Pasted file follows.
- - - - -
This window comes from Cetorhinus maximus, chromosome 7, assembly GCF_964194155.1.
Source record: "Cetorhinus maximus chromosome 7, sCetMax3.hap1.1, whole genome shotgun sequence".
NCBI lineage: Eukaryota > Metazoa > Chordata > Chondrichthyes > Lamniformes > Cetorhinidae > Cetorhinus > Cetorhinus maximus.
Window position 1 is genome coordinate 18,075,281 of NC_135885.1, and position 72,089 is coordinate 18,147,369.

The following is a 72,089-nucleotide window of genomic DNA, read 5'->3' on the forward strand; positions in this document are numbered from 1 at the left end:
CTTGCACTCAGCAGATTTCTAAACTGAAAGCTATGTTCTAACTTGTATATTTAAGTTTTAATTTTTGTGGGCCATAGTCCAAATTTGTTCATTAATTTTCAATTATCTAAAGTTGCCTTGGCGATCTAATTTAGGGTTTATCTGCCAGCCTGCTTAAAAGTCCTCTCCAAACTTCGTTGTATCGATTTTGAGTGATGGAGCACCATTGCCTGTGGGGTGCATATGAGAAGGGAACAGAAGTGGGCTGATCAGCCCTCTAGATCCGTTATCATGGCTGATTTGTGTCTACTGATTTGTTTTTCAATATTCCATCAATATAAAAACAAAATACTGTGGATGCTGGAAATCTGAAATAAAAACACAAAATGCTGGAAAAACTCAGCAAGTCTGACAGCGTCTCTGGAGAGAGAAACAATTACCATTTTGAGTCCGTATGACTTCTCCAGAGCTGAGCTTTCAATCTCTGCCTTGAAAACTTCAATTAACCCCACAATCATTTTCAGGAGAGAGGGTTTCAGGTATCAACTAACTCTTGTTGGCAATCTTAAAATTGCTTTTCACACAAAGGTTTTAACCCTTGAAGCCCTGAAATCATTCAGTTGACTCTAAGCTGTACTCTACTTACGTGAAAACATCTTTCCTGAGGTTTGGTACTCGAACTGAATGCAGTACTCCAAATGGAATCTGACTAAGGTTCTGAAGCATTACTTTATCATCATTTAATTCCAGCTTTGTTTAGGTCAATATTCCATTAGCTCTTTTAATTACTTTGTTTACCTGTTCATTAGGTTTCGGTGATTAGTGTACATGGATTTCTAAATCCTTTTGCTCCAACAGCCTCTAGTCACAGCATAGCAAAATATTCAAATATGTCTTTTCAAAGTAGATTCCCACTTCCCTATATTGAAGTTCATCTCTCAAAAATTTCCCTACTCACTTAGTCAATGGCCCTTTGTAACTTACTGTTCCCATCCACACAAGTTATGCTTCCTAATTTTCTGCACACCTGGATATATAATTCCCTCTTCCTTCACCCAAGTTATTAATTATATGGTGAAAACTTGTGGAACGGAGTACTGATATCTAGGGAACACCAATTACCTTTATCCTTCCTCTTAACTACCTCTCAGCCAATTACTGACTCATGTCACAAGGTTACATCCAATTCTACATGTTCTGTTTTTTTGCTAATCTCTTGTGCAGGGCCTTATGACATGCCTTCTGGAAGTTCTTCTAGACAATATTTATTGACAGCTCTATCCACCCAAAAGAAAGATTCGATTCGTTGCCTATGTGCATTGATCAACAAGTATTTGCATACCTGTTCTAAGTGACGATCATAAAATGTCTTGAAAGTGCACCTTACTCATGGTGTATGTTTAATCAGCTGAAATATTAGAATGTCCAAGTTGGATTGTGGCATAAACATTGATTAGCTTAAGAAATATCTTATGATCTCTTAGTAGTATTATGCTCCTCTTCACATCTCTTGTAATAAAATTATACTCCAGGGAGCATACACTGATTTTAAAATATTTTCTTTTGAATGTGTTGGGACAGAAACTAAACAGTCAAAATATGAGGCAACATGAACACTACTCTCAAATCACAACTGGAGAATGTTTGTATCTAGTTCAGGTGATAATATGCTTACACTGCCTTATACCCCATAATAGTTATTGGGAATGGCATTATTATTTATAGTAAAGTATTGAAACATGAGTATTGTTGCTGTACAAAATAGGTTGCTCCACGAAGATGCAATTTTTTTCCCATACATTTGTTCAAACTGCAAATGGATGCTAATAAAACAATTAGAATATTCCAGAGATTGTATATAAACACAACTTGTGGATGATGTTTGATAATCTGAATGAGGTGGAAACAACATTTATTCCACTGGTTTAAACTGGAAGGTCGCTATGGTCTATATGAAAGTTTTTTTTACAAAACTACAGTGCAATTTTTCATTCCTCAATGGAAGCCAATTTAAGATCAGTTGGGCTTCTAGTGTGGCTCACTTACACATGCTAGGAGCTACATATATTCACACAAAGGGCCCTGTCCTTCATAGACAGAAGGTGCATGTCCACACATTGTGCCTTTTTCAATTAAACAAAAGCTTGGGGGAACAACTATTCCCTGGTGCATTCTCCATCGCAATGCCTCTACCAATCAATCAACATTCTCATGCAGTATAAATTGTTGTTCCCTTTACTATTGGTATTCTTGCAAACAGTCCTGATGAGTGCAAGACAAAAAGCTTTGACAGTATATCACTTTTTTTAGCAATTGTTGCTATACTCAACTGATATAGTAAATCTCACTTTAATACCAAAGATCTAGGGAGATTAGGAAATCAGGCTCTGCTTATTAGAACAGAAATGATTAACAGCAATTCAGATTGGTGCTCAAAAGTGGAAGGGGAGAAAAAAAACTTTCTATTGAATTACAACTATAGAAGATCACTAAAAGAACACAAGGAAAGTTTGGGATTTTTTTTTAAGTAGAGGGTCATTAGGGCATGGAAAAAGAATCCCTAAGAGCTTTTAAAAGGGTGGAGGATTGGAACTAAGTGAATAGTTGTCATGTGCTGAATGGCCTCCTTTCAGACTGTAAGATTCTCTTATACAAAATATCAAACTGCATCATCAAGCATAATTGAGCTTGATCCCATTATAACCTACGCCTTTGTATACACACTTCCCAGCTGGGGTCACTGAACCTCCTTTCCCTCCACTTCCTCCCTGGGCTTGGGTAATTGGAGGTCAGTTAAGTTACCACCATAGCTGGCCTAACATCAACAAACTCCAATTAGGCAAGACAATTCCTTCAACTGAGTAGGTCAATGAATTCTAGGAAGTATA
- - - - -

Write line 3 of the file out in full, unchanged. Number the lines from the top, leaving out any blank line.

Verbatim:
NCBI lineage: Eukaryota > Metazoa > Chordata > Chondrichthyes > Lamniformes > Cetorhinidae > Cetorhinus > Cetorhinus maximus.